New fish size limits proposed
By Jan TenBruggencate
Among the prime suspects for the lack of fish in nearshore waters is too much fishing. Fisheries experts say one of the other reasons is that the fish being overfished are often far too small. They may be a legal catch, but they're too tiny to reproduce.
Some fishery experts for years have proposed reconfiguring minimum sizes so that at least some of the fish are big enough to reproduce before they can be caught.
"Many of the existing regulations were adopted by legislatures decades ago (as far back as the 1920s) for reasons that are often difficult to determine," the state Division of Aquatic Resources said in its fact sheet on new proposed fishing regulations.
Under proposed regulations being taken around the state for public comment, fishery biologists hope to establish catch sizes that will guarantee at least half the fish of any species will have reached sexual maturity by the time they are of legal size for catching.
For some fish, it doesn't involve a change. Manini, for example, can be caught at 5 inches in length, and are sexually mature at 4 to 6 inches. It's roughly the same with aholehole.
Weke, moano and 'oama are legal at 7 inches, and that is about the size at which some of them are mature.
But for other fish, there's a big difference proposed.
Moi can now be caught at 7 inches, but the smallest moi capable of reproducing are just short of 9 inches long, and some can't reproduce until they're nearly 14 inches long. The new regulations propose setting the minimum catch size at 11 inches.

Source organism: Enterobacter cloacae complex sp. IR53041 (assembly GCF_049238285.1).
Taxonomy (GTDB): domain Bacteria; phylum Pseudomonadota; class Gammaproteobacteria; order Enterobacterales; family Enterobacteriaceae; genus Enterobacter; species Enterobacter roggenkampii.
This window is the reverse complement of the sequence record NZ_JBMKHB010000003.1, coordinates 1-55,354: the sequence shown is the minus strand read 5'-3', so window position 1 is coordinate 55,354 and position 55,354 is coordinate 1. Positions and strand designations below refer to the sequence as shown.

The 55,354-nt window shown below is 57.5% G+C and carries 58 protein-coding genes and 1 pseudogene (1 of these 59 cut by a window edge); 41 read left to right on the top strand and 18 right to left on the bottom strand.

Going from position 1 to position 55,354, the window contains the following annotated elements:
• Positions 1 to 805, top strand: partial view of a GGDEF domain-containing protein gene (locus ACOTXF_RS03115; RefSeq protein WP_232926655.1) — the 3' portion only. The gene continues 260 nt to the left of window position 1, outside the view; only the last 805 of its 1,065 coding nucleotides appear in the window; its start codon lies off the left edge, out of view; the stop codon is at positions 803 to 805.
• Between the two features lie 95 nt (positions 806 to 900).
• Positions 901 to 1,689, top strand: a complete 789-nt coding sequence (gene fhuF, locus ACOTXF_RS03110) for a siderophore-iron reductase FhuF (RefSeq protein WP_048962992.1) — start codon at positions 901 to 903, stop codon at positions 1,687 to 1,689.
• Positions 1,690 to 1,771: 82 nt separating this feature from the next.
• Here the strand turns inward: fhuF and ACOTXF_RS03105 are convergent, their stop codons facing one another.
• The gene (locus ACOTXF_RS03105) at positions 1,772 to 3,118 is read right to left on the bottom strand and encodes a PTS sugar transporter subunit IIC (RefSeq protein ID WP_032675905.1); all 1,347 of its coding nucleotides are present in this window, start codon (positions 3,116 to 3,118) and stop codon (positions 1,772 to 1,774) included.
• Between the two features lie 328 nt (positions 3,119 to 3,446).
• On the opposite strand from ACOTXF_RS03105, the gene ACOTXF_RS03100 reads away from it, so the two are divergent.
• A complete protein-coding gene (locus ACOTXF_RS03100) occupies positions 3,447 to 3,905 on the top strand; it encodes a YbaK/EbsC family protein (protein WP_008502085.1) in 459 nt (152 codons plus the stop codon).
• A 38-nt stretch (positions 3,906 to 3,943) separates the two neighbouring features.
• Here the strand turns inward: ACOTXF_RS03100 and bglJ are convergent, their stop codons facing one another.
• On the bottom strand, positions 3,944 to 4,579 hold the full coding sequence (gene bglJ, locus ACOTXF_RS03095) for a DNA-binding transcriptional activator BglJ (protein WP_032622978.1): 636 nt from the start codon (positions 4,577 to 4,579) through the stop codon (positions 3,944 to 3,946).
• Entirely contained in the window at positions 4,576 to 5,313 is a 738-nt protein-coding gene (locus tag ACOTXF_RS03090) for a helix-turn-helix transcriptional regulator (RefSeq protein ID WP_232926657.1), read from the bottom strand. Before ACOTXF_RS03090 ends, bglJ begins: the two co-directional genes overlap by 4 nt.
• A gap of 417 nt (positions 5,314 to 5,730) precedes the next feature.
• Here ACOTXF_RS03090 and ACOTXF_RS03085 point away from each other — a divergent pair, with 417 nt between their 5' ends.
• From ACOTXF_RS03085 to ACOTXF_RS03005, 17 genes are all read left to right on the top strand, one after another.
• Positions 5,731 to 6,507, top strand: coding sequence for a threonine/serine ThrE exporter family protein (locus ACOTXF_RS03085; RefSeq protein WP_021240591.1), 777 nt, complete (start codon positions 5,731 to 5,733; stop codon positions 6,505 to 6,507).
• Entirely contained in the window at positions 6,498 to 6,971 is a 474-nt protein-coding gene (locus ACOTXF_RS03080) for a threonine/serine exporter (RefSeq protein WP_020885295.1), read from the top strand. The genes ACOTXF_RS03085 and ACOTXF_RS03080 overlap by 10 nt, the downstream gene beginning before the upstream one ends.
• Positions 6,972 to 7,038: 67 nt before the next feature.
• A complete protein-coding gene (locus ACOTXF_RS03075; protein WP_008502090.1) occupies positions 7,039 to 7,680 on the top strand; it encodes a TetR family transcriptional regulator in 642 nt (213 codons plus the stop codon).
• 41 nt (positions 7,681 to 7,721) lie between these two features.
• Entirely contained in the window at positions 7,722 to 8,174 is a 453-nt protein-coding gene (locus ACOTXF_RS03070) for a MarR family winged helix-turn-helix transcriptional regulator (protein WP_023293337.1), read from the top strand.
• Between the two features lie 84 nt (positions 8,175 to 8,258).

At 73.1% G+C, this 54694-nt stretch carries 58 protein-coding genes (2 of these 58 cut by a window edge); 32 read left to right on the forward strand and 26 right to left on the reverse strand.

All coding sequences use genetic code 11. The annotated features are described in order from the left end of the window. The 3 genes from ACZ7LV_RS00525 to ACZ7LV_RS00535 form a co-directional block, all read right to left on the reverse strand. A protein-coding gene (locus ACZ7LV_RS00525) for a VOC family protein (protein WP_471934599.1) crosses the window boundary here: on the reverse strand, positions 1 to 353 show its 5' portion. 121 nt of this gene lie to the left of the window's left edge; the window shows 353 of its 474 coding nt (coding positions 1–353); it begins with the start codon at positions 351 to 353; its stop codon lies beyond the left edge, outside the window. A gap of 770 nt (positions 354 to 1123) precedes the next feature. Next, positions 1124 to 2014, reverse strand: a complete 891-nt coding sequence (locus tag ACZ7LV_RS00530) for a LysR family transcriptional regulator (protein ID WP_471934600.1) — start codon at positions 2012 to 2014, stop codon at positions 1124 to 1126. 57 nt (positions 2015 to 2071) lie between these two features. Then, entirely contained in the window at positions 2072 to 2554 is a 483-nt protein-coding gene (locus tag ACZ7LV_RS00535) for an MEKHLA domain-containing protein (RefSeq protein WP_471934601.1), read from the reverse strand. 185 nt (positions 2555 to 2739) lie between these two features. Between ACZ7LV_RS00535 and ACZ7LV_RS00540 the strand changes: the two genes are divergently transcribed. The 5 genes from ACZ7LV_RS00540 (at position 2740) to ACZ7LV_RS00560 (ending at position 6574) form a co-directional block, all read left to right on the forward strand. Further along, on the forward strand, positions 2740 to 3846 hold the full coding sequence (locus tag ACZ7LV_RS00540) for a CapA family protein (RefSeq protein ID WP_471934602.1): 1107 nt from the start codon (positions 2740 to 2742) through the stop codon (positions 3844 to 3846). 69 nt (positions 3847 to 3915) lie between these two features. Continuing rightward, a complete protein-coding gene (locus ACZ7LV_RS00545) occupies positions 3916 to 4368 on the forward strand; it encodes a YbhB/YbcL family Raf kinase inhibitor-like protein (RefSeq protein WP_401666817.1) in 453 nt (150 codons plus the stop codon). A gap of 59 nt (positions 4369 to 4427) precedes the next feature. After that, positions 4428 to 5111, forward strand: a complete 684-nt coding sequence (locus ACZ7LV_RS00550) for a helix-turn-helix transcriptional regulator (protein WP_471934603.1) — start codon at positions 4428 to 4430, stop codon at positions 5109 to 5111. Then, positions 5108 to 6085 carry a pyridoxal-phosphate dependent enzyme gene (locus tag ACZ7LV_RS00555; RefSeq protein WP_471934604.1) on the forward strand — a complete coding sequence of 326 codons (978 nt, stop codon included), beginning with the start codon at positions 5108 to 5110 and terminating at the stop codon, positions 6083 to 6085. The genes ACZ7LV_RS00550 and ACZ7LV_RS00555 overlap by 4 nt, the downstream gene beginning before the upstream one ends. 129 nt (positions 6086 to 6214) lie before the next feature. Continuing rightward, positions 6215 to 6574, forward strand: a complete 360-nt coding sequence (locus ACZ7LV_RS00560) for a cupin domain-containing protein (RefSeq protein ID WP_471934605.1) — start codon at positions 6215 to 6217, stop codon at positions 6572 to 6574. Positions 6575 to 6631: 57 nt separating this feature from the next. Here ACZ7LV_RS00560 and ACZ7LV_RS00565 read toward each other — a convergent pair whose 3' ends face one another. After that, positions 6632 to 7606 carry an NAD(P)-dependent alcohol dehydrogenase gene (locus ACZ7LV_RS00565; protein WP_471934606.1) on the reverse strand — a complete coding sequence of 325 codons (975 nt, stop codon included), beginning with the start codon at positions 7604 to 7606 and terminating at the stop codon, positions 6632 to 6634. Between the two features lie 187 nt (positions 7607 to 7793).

Kumu need to be more than 10 inches long for some of them to reproduce. The proposal is to set the size at 11 inches.
There are several species of ulua and papio, and their sexual maturity can come at as small as nearly 15 inches or as large as 32 inches. It is now legal to take them for home consumption at 7 inches, and for sale at 1 pound. The new regulations would change that to 12 inches for home and 16 inches for sale.
Uhu or parrotfish would go from 1 pound to 12 inches as the minimum size, and night spearing would be banned. These interesting creatures are all females when they're small and become males when they're larger. Take all the small ones, and there can't be reproduction.
Another change important to anglers and divers is that catch size will be measured from the nose to the base of the fork of the tail, where in the past it was from nose to the end of the tail.
The size limit changes are the first of several proposals for overhauling the way the state regulates fisheries, in hopes of promoting their recovery.
For more information on the regulations, contact your local Division of Aquatic Resources office.
Jan TenBruggencate is The Advertiser's Kaua'i bureau chief and its science and environment writer. You can call him at (808) 245-3074 or e-mail firstname.lastname@example.org.